she tried to warn me.
it was so sweet of her.
I didn’t understand.
Sunday morning, I went out to do the chores. I had gotten a new round bale the day before, but it was dark when I got home with it. this morning, I had to put it out in the ring in the mushy, muddy paddock. sometimes I can back the truck in there and just roll the bale off, but with all the mud I felt like I should definitely use the tractor this time, just in case.
first, I had to get the bale off the truck. always a little scary. I can’t handle round bales without thinking of the guy from ELO (the band, from the 80’s) who got killed by a runaway one while he was innocently driving down some highway in England, minding his own business. I opened the tailgate and reached up, wrapping my fingers around the string as high as I could get a grip, and pulled. the giant cylinder of hay ponderously rolled a few inches towards the end of the bed. I reached up higher, got another handful of twine, and rocked it back and forth a few times, then pulled hard and jumped out of the way.
800lbs of hay rolled off the truck and bounced gently once before coming to rest. I went around to the far side and pushed it over onto its flat end.
I went over to Betsy, my blue tractor. the seat was wet with dew. I turned the key without getting up onto it. there is a failsafe under the seat and if no one is sitting in it the tractor won’t run. I knew that already but I really didn’t want to get my bum wet. Betsy cleared her throat vigorously but did not start. I sighed, left the key “on” and walked to the barn, about 20 feet away, to get a dry grain bag to put on the seat.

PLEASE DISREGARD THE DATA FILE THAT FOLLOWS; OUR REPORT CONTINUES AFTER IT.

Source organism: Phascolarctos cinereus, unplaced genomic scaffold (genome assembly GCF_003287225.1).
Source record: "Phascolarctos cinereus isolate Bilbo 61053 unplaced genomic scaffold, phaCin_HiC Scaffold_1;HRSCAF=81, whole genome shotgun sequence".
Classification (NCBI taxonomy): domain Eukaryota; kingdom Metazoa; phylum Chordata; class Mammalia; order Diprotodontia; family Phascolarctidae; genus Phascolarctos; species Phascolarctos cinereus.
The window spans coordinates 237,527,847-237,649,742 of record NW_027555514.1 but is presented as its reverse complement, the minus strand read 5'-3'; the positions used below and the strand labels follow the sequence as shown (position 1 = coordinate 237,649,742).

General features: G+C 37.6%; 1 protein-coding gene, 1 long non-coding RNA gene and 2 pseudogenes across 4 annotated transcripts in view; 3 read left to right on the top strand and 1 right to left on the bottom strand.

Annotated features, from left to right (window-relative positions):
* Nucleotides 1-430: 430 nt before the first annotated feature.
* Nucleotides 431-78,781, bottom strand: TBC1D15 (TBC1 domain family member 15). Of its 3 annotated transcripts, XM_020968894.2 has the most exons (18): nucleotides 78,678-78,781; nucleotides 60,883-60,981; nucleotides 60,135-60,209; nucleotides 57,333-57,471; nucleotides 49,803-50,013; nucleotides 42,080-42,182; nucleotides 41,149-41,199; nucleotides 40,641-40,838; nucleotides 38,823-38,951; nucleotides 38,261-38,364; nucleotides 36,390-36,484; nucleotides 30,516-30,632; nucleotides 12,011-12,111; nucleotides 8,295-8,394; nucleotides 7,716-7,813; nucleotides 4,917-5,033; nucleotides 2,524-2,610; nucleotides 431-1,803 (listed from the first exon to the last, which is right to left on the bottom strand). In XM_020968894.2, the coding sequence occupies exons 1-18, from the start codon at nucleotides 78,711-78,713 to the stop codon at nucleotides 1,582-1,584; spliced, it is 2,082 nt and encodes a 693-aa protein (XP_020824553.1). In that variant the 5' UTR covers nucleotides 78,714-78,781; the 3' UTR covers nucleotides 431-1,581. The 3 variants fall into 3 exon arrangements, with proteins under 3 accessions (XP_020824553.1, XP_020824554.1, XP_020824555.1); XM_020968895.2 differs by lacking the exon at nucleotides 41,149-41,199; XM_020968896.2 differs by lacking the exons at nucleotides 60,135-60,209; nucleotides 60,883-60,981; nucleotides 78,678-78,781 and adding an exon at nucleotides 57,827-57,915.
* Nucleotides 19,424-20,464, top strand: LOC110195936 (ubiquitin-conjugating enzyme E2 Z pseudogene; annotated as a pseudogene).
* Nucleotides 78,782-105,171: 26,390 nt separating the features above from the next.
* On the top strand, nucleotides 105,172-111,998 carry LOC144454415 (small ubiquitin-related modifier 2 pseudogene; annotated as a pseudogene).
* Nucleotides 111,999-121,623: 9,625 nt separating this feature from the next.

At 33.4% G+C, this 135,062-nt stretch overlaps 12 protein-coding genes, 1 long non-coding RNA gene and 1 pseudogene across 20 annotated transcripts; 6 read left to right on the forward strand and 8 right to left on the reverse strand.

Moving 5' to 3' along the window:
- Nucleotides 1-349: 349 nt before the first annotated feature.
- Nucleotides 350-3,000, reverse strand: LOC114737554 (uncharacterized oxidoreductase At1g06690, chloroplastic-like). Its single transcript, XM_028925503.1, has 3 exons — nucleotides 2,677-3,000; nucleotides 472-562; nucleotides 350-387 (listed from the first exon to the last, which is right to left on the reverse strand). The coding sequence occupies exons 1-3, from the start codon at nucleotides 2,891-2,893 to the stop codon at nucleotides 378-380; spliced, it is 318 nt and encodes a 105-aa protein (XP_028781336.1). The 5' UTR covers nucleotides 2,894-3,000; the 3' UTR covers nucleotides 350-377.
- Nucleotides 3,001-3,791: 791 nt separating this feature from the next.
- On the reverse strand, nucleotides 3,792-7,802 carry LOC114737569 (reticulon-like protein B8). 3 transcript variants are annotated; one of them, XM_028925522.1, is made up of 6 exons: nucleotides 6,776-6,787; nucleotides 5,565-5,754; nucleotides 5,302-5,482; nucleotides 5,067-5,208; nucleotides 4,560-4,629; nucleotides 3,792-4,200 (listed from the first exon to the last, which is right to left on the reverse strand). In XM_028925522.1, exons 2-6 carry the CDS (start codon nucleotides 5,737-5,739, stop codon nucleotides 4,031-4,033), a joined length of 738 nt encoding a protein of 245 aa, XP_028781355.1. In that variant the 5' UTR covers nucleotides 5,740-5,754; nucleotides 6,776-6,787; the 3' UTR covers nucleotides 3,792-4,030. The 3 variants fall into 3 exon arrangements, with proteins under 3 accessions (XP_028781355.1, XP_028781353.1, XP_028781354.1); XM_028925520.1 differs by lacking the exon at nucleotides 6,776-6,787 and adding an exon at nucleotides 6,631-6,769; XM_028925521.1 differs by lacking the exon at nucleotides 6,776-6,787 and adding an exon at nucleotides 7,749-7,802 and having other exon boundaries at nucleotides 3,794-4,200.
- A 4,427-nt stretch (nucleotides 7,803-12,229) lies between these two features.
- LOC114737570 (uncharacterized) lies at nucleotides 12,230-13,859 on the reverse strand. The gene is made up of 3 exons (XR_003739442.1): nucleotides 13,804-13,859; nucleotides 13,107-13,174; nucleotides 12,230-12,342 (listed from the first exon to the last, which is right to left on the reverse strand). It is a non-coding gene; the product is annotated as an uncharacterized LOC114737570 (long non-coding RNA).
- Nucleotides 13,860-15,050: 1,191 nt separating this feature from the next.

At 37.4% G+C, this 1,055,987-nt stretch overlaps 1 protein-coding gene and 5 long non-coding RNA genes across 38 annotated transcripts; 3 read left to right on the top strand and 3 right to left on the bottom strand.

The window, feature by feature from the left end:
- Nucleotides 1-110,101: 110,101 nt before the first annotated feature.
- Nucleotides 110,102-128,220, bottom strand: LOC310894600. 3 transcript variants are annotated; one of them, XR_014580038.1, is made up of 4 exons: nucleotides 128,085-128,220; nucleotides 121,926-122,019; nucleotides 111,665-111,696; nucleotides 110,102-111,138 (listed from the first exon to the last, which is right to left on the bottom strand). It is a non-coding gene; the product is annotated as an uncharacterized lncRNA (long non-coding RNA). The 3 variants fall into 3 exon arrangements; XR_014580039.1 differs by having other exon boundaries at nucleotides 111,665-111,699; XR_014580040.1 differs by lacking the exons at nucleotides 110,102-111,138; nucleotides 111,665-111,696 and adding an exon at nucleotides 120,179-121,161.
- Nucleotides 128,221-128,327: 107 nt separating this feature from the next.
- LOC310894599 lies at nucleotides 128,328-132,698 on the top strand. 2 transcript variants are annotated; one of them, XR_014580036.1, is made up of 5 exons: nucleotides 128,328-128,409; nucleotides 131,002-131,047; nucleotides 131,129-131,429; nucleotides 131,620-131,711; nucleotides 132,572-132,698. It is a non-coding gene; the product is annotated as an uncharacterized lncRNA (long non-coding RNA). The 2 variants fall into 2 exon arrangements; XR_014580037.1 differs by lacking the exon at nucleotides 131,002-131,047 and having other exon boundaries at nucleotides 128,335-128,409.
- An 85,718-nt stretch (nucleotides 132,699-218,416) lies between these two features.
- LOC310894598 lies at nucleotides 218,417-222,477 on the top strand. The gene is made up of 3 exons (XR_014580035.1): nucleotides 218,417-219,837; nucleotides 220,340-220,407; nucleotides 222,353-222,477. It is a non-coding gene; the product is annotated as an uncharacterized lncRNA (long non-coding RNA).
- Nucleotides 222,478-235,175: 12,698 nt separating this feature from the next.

when I came back, I got up onto the seat, turned the key off and then pushed it back forward.
no sound, not even a click.
I don’t even know how to open the hood, let alone if there’s anything different about jumpstarting a tractor than a car. (or a lawnmower, I’ve done that too… but wrong!) I spent a few futile minutes trying to figure out how to pop Betsy’s hood. didn’t get anywhere. now the bale is off the truck so I can’t even move it at all. shit.
I walked away, to the barn. thinking about having to leave the bale there and peel hunks off of it for the animals until Monday when Union Farm Supply opens. and how long it might take for them to fit me into their busy schedule. argh. I went back over to Betsy, climbed up and tried turning the key again, just out of pure desperation and stubbornness.
Betsy roared to life!
I heaved a giant sigh of relief and thanked Betsy from the bottom of my heart.
(Betsy is named after the girl who mercilessly bullied me all through grade and middle school. it’s fun to have her working for me now.)